This paper is concerned with a two-item inventory system with different types of deteriorating items subjected to unknown demand rate coefficients. We derive the controlled inventory levels and continuous rates of supply. Further, the updating rules of the unknown demand rate coefficients are derived from the conditions of asymptotic stability of the reference model. The resulting controlled system is modeled by a system of nonlinear differential equations, and its solution is discussed numerically for different sets of parameters and initial states.

The motivation of this study is to extend and generalize the two-item inventory system with different types of deterioration and applying an adaptive control approach to this system in order to get an asymptotic controlled system. This paper generalizes some of the models available in the literature, see for example, [6, 9].

The rest of this paper is organized as follows. In Section 2, we present the mathematical model of the two-item system. Also, stability analysis of the model is discussed in Section 2. Section 3 discusses the adaptive control problem of the system. Numerical solution and examples are presented in Section 4. Finally, Section 5 concludes the paper.

2. The Two-Item Inventory System

This section uses the mathematical methods to formulate the two-item inventory system with two different type of deteriorations. In this model, we consider a factory producing two items and having a finished goods warehouse.

2.1. The Model Assumptions and Formulation

This subsection is devoted to introduce the model assumptions and its formulation. It is assumed that the inventory supply rates are equal to the production rates, while the demand rates may adopt two different types. Throughout this paper we use 𝑖,𝑗=1,2 for the two different types of items. Moreover, the following variables and parameters are used: 𝑥𝑖(𝑡): the ith item inventory level at time 𝑡;𝑢𝑖(𝑡): rate of continuous supply to 𝑥𝑖 at time 𝑡;𝑥𝑖𝑜: the ith item initial state inventory level;𝑑𝑖𝑥𝑖: linear demand rate at instantaneous level of inventory 𝑥𝑖, where 𝑑𝑖 is a constant;𝜃𝑖𝑖: the deterioration coefficient due to self-contact of the ith item inventory level 𝑥𝑖;𝑎𝑖𝑗: the demand coefficient of 𝑥𝑖 due to presence of units of 𝑥𝑗, where (𝑖𝑗);𝜃𝑖: the natural deterioration rate of the ith item inventory level 𝑥𝑖; 𝑥𝑖: the value of the ith item inventory level at the steady state;𝑢𝑖: the value of the ith item continuous rate of supply at the steady state;̂𝑎𝑖𝑗(𝑡): the dynamic estimator of demand coefficient of 𝑥𝑖 due to presence of units of 𝑥𝑗, where (𝑖𝑗).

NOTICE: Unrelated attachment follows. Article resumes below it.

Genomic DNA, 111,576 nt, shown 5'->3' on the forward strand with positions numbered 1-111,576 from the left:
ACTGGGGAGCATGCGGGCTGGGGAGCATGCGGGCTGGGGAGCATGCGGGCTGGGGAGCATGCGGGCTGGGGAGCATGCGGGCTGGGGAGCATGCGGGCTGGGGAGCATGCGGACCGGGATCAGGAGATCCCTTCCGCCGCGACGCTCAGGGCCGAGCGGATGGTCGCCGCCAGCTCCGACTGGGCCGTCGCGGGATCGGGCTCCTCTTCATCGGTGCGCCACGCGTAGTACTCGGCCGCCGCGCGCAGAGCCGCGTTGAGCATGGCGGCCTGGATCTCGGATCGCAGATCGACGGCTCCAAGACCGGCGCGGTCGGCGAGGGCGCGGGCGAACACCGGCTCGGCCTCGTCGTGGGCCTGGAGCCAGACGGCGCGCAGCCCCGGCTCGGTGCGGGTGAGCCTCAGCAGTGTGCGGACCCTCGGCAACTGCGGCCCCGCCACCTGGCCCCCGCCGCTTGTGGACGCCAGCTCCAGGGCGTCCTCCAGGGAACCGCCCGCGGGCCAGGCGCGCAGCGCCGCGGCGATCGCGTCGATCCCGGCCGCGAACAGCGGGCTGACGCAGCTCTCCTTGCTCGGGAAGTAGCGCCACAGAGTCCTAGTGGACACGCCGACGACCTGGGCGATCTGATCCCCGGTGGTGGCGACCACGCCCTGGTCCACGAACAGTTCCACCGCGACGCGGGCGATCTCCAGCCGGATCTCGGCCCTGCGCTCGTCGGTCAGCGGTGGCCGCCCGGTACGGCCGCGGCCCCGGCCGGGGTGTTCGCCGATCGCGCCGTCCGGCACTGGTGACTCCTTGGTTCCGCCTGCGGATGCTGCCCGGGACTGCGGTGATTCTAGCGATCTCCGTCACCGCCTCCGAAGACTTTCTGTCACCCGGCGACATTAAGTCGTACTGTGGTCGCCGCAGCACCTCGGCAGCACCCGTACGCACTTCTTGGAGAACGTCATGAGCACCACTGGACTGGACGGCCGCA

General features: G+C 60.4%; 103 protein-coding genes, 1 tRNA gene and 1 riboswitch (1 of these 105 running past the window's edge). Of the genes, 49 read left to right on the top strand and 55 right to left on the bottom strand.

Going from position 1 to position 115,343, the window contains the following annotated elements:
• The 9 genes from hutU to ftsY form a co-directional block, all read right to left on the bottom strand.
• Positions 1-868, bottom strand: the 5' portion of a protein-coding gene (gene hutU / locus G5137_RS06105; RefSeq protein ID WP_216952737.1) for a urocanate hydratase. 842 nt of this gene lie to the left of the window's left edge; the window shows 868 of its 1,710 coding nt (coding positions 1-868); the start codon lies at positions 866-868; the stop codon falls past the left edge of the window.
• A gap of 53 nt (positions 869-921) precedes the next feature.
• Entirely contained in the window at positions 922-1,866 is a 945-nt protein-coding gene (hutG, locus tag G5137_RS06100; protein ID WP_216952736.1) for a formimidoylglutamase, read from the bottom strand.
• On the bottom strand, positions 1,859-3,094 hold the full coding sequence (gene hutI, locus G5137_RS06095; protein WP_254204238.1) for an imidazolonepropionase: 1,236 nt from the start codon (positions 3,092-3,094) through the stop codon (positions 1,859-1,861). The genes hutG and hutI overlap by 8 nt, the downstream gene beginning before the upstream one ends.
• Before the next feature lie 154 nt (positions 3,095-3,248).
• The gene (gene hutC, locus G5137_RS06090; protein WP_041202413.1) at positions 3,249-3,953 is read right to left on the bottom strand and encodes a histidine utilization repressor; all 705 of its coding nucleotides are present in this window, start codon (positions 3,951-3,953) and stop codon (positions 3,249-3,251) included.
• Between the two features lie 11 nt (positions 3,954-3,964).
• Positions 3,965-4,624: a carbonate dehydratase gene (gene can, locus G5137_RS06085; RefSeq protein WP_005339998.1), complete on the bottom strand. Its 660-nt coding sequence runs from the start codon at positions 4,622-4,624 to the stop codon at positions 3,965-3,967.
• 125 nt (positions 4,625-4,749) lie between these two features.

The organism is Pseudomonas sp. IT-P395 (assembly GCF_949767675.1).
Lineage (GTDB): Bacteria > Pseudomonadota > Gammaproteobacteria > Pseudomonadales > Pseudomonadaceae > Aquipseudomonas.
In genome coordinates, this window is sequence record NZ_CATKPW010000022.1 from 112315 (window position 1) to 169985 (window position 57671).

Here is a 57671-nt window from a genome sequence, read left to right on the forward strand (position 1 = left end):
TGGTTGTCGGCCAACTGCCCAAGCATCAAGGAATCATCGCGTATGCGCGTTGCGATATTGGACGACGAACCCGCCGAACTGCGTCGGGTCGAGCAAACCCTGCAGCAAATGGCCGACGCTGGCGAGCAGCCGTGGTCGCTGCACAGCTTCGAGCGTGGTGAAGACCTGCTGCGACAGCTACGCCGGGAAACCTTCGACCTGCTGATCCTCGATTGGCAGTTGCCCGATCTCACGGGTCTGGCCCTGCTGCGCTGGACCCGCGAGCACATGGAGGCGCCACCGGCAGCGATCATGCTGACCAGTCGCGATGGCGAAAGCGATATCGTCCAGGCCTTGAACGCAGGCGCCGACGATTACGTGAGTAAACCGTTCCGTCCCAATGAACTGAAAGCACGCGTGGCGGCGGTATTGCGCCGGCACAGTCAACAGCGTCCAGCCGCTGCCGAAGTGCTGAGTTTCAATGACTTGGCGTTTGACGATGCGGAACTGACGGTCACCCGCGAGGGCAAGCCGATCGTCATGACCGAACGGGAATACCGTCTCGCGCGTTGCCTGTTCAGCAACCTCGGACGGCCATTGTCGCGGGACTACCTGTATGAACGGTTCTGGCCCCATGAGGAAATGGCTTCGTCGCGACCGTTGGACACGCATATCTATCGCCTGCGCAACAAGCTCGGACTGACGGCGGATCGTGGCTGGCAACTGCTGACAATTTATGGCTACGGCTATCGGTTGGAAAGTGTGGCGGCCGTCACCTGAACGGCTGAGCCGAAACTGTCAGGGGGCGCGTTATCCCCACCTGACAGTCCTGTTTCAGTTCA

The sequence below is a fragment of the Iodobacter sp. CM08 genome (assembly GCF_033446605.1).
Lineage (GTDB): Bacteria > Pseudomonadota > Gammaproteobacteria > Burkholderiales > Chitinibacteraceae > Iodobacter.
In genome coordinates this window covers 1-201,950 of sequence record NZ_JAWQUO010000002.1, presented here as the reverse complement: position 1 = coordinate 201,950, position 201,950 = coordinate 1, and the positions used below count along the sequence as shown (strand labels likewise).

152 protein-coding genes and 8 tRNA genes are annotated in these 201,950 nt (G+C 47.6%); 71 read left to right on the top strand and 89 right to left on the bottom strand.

The main problem of this paper is to present the adaptive control problem for the two-item inventory system as a control problem with two state variables and two control variables which are the inventory levels 𝑥𝑖(𝑡),𝑖=1,2 and the two continuous supply rates 𝑢𝑖(𝑡),𝑖=1,2, respectively.

Also, since an analytical solution of the resulting control system is nonlinear and its analytical solution is not available, we solve it numerically and display the solution graphically. We show that the solution of the adaptive controlled system covers different modes of demand rates.

2.2. The Mathematical Model and Stability Analysis

In this subsection, we present a suitable mathematical form for a two-item inventory system with two types of deteriorations. This mathematical form must be simple to deal with any response of the two-item inventory model with deterioration to any given input. The differential equations system that governs the time evolution of the two-item inventory system is found to be as follows [8]: ̇𝑥1(𝑡)=𝑢1(𝑡)𝑥1𝑑(𝑡)1+𝜃1+𝑎12𝑥2(𝑡)+𝜃11𝑥1,(𝑡)̇𝑥2(𝑡)=𝑢2(𝑡)𝑥2(𝑑𝑡)2+𝜃2+𝑎21𝑥1(𝑡)+𝜃22𝑥2(,𝑡)(2.1) with the following nonnegatively conditions: 𝑥𝑖(𝑡)0,𝑢𝑖(𝑡)0,𝑑𝑖(𝑡)>0,𝜃𝑖(𝑡)>0,𝜃𝑖𝑖>0,𝑖=1,2,(2.2) and with the following boundary conditions: 𝑥𝑖(0)=𝑥𝑖0,𝑖=1,2.(2.3)